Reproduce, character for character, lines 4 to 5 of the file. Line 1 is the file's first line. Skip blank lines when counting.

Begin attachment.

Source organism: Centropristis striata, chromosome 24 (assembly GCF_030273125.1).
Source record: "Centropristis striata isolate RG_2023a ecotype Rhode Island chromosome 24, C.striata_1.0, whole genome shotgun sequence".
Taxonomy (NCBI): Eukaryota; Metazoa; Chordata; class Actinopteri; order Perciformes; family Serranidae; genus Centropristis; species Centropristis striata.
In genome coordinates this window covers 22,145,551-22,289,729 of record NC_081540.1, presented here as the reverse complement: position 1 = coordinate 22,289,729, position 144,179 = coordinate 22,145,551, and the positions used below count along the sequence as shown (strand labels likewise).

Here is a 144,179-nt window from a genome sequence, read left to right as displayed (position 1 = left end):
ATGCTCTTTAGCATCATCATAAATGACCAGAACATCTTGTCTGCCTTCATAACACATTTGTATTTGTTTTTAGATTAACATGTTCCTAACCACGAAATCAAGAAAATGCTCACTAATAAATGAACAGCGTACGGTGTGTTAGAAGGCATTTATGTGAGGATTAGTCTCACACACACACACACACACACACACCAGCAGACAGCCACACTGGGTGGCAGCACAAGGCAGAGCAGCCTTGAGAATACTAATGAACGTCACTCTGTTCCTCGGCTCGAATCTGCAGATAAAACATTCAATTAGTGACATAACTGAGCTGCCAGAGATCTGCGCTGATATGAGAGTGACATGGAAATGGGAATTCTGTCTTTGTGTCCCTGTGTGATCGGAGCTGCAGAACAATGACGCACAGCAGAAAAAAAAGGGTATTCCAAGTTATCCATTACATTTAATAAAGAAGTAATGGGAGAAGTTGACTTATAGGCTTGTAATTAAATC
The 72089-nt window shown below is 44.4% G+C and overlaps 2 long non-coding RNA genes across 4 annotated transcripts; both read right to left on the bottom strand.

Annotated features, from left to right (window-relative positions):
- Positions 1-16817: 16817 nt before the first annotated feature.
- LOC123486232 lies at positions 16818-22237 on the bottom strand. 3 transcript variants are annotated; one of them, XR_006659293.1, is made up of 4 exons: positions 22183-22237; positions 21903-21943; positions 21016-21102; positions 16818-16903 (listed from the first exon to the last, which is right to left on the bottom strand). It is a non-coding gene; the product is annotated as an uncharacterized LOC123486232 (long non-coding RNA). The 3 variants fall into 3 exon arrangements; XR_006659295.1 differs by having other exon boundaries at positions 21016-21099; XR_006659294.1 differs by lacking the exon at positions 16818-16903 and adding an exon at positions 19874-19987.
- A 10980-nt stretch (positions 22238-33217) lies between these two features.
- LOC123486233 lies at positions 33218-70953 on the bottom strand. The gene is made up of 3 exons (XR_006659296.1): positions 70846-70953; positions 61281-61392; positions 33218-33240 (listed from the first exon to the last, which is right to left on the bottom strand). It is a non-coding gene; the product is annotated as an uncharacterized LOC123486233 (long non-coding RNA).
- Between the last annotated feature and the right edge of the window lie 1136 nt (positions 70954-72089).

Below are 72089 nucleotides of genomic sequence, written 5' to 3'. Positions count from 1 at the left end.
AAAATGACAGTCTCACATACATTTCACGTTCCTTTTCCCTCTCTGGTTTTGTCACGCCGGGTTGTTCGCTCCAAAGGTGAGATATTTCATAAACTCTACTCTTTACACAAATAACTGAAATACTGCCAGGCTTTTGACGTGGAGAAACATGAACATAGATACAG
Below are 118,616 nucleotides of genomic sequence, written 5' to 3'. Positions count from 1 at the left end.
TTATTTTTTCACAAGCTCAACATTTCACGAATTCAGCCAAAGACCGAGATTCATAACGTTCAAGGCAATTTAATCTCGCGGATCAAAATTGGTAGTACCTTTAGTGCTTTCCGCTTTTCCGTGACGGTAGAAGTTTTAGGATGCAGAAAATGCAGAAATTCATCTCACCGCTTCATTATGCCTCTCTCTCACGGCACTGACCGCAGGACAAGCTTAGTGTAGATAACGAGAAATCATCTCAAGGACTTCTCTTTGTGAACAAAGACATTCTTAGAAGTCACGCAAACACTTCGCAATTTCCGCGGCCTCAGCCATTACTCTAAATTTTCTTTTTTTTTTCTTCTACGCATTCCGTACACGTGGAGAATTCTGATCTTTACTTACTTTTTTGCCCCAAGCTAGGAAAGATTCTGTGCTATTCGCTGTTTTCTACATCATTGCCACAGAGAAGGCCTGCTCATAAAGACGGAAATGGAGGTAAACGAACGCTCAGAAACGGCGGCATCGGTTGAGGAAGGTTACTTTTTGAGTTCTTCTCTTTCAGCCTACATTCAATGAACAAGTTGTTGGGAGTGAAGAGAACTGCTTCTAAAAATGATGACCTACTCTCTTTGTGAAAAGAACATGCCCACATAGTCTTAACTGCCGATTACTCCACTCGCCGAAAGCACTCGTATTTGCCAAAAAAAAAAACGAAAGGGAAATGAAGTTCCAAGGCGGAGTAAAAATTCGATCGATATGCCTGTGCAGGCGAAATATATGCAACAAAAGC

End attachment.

In genome coordinates this window covers 22,145,551-22,289,729 of record NC_081540.1, presented here as the reverse complement: position 1 = coordinate 22,289,729, position 144,179 = coordinate 22,145,551, and the positions used below count along the sequence as shown (strand labels likewise).

Here is a 144,179-nt window from a genome sequence, read left to right as displayed (position 1 = left end):